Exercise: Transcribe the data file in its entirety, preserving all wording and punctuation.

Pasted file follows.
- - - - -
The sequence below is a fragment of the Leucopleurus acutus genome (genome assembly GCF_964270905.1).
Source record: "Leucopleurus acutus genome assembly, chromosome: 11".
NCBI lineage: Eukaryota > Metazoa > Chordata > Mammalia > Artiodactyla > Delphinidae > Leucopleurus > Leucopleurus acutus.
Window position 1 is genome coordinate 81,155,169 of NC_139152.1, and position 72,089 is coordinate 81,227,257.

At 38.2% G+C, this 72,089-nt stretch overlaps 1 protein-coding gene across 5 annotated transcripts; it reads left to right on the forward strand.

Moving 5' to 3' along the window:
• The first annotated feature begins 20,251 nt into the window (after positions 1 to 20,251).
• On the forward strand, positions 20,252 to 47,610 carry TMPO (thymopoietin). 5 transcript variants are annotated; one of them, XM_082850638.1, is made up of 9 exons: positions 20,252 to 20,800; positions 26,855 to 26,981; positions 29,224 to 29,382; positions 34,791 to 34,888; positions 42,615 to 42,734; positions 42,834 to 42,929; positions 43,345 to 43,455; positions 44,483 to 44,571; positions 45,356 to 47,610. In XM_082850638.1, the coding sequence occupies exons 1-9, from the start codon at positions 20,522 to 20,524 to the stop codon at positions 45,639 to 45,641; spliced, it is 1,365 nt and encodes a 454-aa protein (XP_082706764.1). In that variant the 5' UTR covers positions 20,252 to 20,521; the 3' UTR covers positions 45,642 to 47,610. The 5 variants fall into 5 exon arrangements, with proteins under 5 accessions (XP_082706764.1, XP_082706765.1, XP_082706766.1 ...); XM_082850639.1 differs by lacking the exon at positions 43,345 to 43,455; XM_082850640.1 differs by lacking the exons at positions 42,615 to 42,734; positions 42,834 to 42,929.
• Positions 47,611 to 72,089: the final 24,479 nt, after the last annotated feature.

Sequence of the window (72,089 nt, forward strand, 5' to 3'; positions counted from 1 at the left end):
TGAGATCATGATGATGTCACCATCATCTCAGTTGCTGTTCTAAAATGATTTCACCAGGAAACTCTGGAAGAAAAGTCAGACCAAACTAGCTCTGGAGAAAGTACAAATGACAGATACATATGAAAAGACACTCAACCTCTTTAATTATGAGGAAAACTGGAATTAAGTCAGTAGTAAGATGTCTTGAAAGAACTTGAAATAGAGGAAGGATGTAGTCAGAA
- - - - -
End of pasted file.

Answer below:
The sequence below is a fragment of the Leucopleurus acutus genome (genome assembly GCF_964270905.1).
Source record: "Leucopleurus acutus genome assembly, chromosome: 11".
NCBI lineage: Eukaryota > Metazoa > Chordata > Mammalia > Artiodactyla > Delphinidae > Leucopleurus > Leucopleurus acutus.
Window position 1 is genome coordinate 81,155,169 of NC_139152.1, and position 72,089 is coordinate 81,227,257.

At 38.2% G+C, this 72,089-nt stretch overlaps 1 protein-coding gene across 5 annotated transcripts; it reads left to right on the forward strand.

Moving 5' to 3' along the window:
• The first annotated feature begins 20,251 nt into the window (after positions 1 to 20,251).
• On the forward strand, positions 20,252 to 47,610 carry TMPO (thymopoietin). 5 transcript variants are annotated; one of them, XM_082850638.1, is made up of 9 exons: positions 20,252 to 20,800; positions 26,855 to 26,981; positions 29,224 to 29,382; positions 34,791 to 34,888; positions 42,615 to 42,734; positions 42,834 to 42,929; positions 43,345 to 43,455; positions 44,483 to 44,571; positions 45,356 to 47,610. In XM_082850638.1, the coding sequence occupies exons 1-9, from the start codon at positions 20,522 to 20,524 to the stop codon at positions 45,639 to 45,641; spliced, it is 1,365 nt and encodes a 454-aa protein (XP_082706764.1). In that variant the 5' UTR covers positions 20,252 to 20,521; the 3' UTR covers positions 45,642 to 47,610. The 5 variants fall into 5 exon arrangements, with proteins under 5 accessions (XP_082706764.1, XP_082706765.1, XP_082706766.1 ...); XM_082850639.1 differs by lacking the exon at positions 43,345 to 43,455; XM_082850640.1 differs by lacking the exons at positions 42,615 to 42,734; positions 42,834 to 42,929.
• Positions 47,611 to 72,089: the final 24,479 nt, after the last annotated feature.

Sequence of the window (72,089 nt, forward strand, 5' to 3'; positions counted from 1 at the left end):
TGAGATCATGATGATGTCACCATCATCTCAGTTGCTGTTCTAAAATGATTTCACCAGGAAACTCTGGAAGAAAAGTCAGACCAAACTAGCTCTGGAGAAAGTACAAATGACAGATACATATGAAAAGACACTCAACCTCTTTAATTATGAGGAAAACTGGAATTAAGTCAGTAGTAAGATGTCTTGAAAGAACTTGAAATAGAGGAAGGATGTAGTCAGAA